If you're not that hungry but need a snack that will help you improve your gastritis quicker, chewing on a licorice stick around two to three hours before your main meal can help calm your stomach and help with possible peptic ulcers too.

Fruit for gastritis

Although citrus fruit is not recommended, having fruit as a snack is also a great idea. We recommend a portion of the following fruits that are appropriate when suffering from gastritis:

  • Kiwi
  • grapes
  • Banana
  • Melon
  • Peach
  • Apple

Again if any of these foods to help treat gastritis agitate your stomach, do not eat them. Some may be beneficial if you eat them with yogurt. No-fat yogurt can help soothe your stomach, but also increase beneficial gut flora which will help yo recover from gastritis. You can add a little honey for sweetening as the natural sugars in it shouldn't cause more harm when blended. Avoid if your gastritis is acute.


As we've already mentioned above, apple is great when it comes to getting rid of harmful bacteria and toxins in our gastric system. Whether you eat it for breakfast or as a snack, applesauce can also contribute to prompt recovery. Mix it in a bowl with a couple of spoonfuls of oatmeal and you have yourself the perfect snack for gastritis!


Probiotics are foods that have live bacteria that can help improve your intestinal flora. This is why having natural yogurt or kefir as a snack is highly beneficial for gastritis. Kombucha has been posited as being helpful, but as it is fermented and often has sugar added, it may not be ideal. There is perhaps too little evidence to support whether or not it is good for gastritis.


Whole wheat grains are usually neutral foods which should not exacerbate your gastritis further. This is often the reason someone might offer you a piece of dry toast if you have an upset stomach. It will help you to get nutrition without affection the stomach lining. The fiber in the grains will also help to strengthen your dietary tract. It will also help with bowel movements. Poor digestion can lead to congestion in the colon which can also impact the stomach. Bread, crackers, pasta and tortillas can be useful if you have gastritis. Of course, this also depends on what you have with them.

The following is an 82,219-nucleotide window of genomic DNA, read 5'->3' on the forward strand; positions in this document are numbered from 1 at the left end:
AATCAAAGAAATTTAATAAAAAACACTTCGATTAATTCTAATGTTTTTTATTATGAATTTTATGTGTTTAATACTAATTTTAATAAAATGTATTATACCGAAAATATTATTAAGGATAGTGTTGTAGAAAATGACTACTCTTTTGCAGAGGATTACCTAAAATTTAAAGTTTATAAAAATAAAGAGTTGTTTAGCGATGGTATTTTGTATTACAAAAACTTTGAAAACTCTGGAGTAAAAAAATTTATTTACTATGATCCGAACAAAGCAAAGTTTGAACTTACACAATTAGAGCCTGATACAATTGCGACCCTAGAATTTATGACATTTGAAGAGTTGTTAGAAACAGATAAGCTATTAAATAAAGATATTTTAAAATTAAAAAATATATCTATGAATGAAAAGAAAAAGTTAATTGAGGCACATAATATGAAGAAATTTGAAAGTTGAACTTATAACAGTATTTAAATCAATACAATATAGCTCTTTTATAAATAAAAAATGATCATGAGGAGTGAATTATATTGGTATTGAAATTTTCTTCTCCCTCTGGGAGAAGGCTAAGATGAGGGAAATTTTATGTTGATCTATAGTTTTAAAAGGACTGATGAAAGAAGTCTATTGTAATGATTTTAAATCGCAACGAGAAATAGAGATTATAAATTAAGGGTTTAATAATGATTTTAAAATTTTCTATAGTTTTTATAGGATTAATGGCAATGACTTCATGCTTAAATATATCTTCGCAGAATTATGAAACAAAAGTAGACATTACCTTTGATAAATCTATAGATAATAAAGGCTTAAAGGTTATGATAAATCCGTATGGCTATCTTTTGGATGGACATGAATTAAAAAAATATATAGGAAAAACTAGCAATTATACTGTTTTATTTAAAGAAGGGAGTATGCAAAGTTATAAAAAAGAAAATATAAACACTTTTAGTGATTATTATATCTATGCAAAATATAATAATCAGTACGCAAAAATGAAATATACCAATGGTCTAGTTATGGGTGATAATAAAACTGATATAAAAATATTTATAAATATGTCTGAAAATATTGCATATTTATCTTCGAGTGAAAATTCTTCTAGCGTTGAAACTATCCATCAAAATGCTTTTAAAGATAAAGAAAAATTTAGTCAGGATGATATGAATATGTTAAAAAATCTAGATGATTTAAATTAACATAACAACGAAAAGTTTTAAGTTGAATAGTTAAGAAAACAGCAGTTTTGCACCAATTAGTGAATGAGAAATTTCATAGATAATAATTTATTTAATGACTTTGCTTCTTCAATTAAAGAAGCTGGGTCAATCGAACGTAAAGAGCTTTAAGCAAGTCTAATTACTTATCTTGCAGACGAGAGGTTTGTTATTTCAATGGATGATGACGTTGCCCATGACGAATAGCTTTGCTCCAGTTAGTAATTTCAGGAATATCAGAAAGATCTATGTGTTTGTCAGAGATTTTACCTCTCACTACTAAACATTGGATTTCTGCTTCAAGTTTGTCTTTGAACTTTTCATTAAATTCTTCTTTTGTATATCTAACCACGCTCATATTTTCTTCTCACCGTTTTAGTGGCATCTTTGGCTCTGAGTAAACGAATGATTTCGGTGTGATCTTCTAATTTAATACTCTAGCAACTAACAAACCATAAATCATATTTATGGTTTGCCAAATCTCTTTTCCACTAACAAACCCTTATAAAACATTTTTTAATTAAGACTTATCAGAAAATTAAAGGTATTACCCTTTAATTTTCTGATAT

Vegetables for gastritis

Broccoli shouldn't make gastritis worse, but it will have antibacterial impact on your stomach which can help prevent the Helicobacter pylori bacteria. Vegetables in general tend to not be too acidic and will help build up your strength.

What to Eat when you have Gastritis - Snacks for gastritis

Meals for a gastritis diet

During your meals, it is appropriate to increase the intake of fiber in the diet, especially those that are present in wholegrain cereals, green leaf vegetables like spinach or broccoli and most fruit except for citrus fruits, as we've seen above. The foods high in fiber are varied. Add those you can eat to your diet to notice a great improvement in your stomach's health.

It is important that you always try to consume a portion of fiber at every meal. Another great ingredient that will help your gastritis are cold water fish. They are soft on your intestinal transit too, especially when grilled or baked. Their omega-3 fatty acids also contribute to recovery. If you're craving meat, it's important you only cook lean meat. Fatty meat and red meat can impact on your digestive system. Again, remember the best methods to cook them.

Taking all of this into account, oneHOWTO would like to give you some meal options you can make if you have gastritis:


  • Wholemeal toast with avocado and a dash of olive oil